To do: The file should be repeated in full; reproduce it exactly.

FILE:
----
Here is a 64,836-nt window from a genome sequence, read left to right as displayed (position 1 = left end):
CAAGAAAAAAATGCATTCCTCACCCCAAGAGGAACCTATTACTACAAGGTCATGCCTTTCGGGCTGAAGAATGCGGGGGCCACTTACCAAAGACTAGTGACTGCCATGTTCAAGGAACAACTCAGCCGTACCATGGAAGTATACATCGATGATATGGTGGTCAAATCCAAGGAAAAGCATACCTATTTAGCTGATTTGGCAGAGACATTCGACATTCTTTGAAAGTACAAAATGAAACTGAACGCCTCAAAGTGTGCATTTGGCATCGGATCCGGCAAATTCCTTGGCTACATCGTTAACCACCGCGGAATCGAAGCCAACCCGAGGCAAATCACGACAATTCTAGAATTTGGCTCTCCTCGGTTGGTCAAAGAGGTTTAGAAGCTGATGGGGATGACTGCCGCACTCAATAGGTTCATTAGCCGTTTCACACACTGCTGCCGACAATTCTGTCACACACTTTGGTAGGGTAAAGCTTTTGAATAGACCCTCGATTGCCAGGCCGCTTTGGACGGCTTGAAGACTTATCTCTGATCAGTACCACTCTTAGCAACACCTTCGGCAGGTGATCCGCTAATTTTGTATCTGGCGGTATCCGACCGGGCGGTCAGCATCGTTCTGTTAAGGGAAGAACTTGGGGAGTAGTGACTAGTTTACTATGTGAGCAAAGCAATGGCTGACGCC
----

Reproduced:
Here is a 64,836-nt window from a genome sequence, read left to right as displayed (position 1 = left end):
CAAGAAAAAAATGCATTCCTCACCCCAAGAGGAACCTATTACTACAAGGTCATGCCTTTCGGGCTGAAGAATGCGGGGGCCACTTACCAAAGACTAGTGACTGCCATGTTCAAGGAACAACTCAGCCGTACCATGGAAGTATACATCGATGATATGGTGGTCAAATCCAAGGAAAAGCATACCTATTTAGCTGATTTGGCAGAGACATTCGACATTCTTTGAAAGTACAAAATGAAACTGAACGCCTCAAAGTGTGCATTTGGCATCGGATCCGGCAAATTCCTTGGCTACATCGTTAACCACCGCGGAATCGAAGCCAACCCGAGGCAAATCACGACAATTCTAGAATTTGGCTCTCCTCGGTTGGTCAAAGAGGTTTAGAAGCTGATGGGGATGACTGCCGCACTCAATAGGTTCATTAGCCGTTTCACACACTGCTGCCGACAATTCTGTCACACACTTTGGTAGGGTAAAGCTTTTGAATAGACCCTCGATTGCCAGGCCGCTTTGGACGGCTTGAAGACTTATCTCTGATCAGTACCACTCTTAGCAACACCTTCGGCAGGTGATCCGCTAATTTTGTATCTGGCGGTATCCGACCGGGCGGTCAGCATCGTTCTGTTAAGGGAAGAACTTGGGGAGTAGTGACTAGTTTACTATGTGAGCAAAGCAATGGCTGACGCC